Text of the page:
Felis Concolor


Kingdom: Animalia

Phylum: Chordata

Class: Mammalia

Order: Carnivora

Family: Felidae

Subfamily: Felinae

Genus: Puma

Puma is the fifth heaviest of the New World cats after the lion, leopard, jaguar and tiger. These are commonly known as Mountain lion and cougar. It’s scientific name Felis concolor which means ‘cat of one color'.


Though they are large in size they are thought to be closely related to feline species. There are 7 subspecies of puma, all of them have similar characteristics but differ in color and sometimes in size.


Puma is a large cat mainly dominant in mountains from southern Canada to South America. These are most adaptable are seen in many habitats across the American continents.


They live in habitats which are dense bushes and rocky areas for stalking, but it can also live in open plains, coniferous and tropical forests, swamps and deserts.


As they are mostly seen in mountainous regions, they have a thick fur which helps them to keep warm in winters. Depending on the sub species and location the colors vary from brown to yellow and grey to red. Puma is an incredibly powerful predator and has muscular hind legs that are longer than the front legs which make them more agile when jumping. They have big paws when compared to their size. Their eyes are very sharp that they can see objects which are far away. Their ears are pointed and can detect prey by sound if it is dark.


Puma is a carnivore and it mainly eats Deer, Rabbits, Mice, Birds and Rats. They can also hunt Sheep’s, Raccoons, Goats and livestock by pouncing on  them and catching firmly.


Females mark their territories using scrape mark, urine and feces which are also used to attract mates. Males also do the same like scraping together a small heap of leaves and grasses and then urinate on it as a way of marking their territory. Female pumas and cubs are present in groups and males will leave after mating is finished. Pumas are vocal cats and are famous for their low pitched hisses, growls, purrs and screams. Pumas are good climbers and are capable of swimming. Adult Pumas are slender and agile cats who measure 2.4 meters in length.


Pumas are solitary animals. They travel large distances in search of food usually 80 square miles in the summer to 40 in the winter, as falling snow restricts them in going to longer places. Pumas can hunt effectively during the day or night. Pumas make peculiar sounds when they warn other pumas away from their territory and also during the mating season to attract.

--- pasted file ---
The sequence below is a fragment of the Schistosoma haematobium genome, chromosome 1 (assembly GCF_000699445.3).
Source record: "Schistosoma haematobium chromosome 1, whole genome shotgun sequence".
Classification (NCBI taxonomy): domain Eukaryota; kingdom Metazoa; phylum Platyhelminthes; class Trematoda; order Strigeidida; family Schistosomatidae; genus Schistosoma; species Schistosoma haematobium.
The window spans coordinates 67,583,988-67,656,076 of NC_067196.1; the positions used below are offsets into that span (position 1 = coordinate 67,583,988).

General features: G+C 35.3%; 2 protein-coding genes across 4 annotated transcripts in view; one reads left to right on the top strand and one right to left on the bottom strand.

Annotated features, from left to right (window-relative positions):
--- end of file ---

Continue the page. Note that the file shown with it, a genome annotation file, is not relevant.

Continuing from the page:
Puma is dominant in environment and they are not easily eaten by other species. If they are sick or injured then they are eaten by Bears, Wolves and also by other pumas.

Reproduction and Life Cycle

Female pumas reach sexual maturity between 1 - 3 years. Breeding season is between December and March. The gestation period is about three months and up to 6 cubs are born. Once mating is finished male and female part. Puma cubs are totally blind when they are born and it takes 2 weeks for them till their blue eyes open. Adult pumas are in one color but cubs are born with spots on their fur which protects them from their predators. Many Pumas live to an average age of 12 years.


The biggest threat for pumas is from humans who hunt them for the sake of fur. And also their number is decreasing due to human settlement and deforestation for agriculture. Pumas are least concerned of extinction as they are adaptable to any kind of climates and hence their population is well sufficient.


Please note that the following references may have either been removed or relocated by the webpage owners since the time this student report was created.

“Cougar” Web 31 May 2012. < http://www.kats-korner.com/bigcats/cougar.html>

“Coyotes, Wolves and Cougars… Forever” Web 30 May 2012. < http://coyotes-wolves-cougars.blogspot.com/>

Montijo, Y. 1990. The story of the mountain lion. News From Native California, Spring 1990: 56.

Myers, P., R. Espinosa, C. S. Parr, T. Jones, G. S. Hammond, and T. A. Dewey. 2012. The Animal Diversity Web (online). Accessed at http://animaldiversity.org.

“Puma” Web 26 May 2012. < http://blogeirma.blogspot.com/2009_04_01_archive.html>

“Puma” Web 27 May 2012. < http://www.animalcorner.co.uk/wildlife/puma.html>

“Puma” Web 28 May 2012. < http://a-z-animals.com/animals/puma/>

“Pumas” Web 29 May 2012. < http://www.ipuma.org/site/pumas/>

“The Rain forest rangers” Web 31 May 2012. < http://therainforestrangers.com/uploads/printables/mammal_puma.pdf>

“Wild cats UK Cougar” Web31 May 2012. < http://issuu.com/slimslaney/docs/wild-cats-uk-cougar.>

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